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Japan's exports see steepest drop in 10 years in April as global pandemic takes toll

Xinhua

2020-05-25

 

Japan's exports logged the steepest drop in April in more than 10 years as the coronavirus pandemic saw overseas demand slump amid global business shutdowns and stay-at-home orders, the government said in a report Thursday.

 

According to the Finance Ministry, exports in the recording period plummeted 21.9 percent from a year earlier to 5.20 trillion yen (48.24 billion U.S. dollars), marking the 17th straight month of decline.

 

The decline marked the steepest drop since a 23.2-percent dive booked in October 2009 in the wake of the global financial crisis, the ministry's data showed.

 

Imports, meanwhile, dropped 7.2 percent to 6.13 trillion yen, marking the 12th straight month of decline, owing to slumping purchases of crude oil and coal among other energy resources, according to the ministry's preliminary report.

 

Japan's goods trade deficit stood at 930.40 billion yen in the recording period, with the figure turning negative for the first time in three months, the latest data set also showed.

 

Exports to the United States fell 37.8 percent to 879.80 billion yen, owing to falling demand for cars and aircraft engines, the ministry said, adding that imports form the United States rose 1.6 percent to 698.63 billion yen, leading to a 181.17 billion yen deficit in the recording period.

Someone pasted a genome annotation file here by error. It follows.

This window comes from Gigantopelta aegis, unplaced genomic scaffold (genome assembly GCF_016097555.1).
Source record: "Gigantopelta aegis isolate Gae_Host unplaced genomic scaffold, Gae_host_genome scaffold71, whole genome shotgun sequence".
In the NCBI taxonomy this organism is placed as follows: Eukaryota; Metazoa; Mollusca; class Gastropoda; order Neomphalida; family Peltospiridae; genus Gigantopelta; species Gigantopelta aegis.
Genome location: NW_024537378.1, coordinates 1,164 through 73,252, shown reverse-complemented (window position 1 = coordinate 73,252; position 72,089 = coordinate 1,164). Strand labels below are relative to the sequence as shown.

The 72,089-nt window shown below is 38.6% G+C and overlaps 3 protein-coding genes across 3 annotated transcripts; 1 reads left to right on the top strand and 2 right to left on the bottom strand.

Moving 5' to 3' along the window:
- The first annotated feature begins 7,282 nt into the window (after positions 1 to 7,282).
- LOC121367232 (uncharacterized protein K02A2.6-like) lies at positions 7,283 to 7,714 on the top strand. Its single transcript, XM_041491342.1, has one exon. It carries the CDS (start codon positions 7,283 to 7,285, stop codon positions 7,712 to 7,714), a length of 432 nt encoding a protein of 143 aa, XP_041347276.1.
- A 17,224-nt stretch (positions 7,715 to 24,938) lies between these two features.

Exports to China, Japan's largest trading partner, fell 4.1 percent to 1.18 trillion yen, in the recording period, marking the fourth straight month of decline, the ministry said.

 

Imports from China, however, increased 11.7 percent to 1.73 trillion yen, leading to a trade deficit of 552.60 billion yen, the latest figures showed.

 

For the whole of Asia, including China, exports were down 11.4 percent, while imports rose 2.2 percent, with the deficit standing at 27.04 billion yen in April on year, the ministry said.

 

Exports to the European Union, meanwhile, tumbled 28.0 percent in April to 483.51 billion yen, while imports from the single currency bloc fell 6.8 percent to 674.68 billion yen, resulting in a deficit of 191.18 billion yen, the Finance Ministry said.

 

"Of course, we don't think the virus pandemic is coming to an end, so it is possible that the negative effect will continue in May," a finance ministry official was quoted as telling a press briefing on the matter. (1 U.S. dollar equals 107.77 yen).

 
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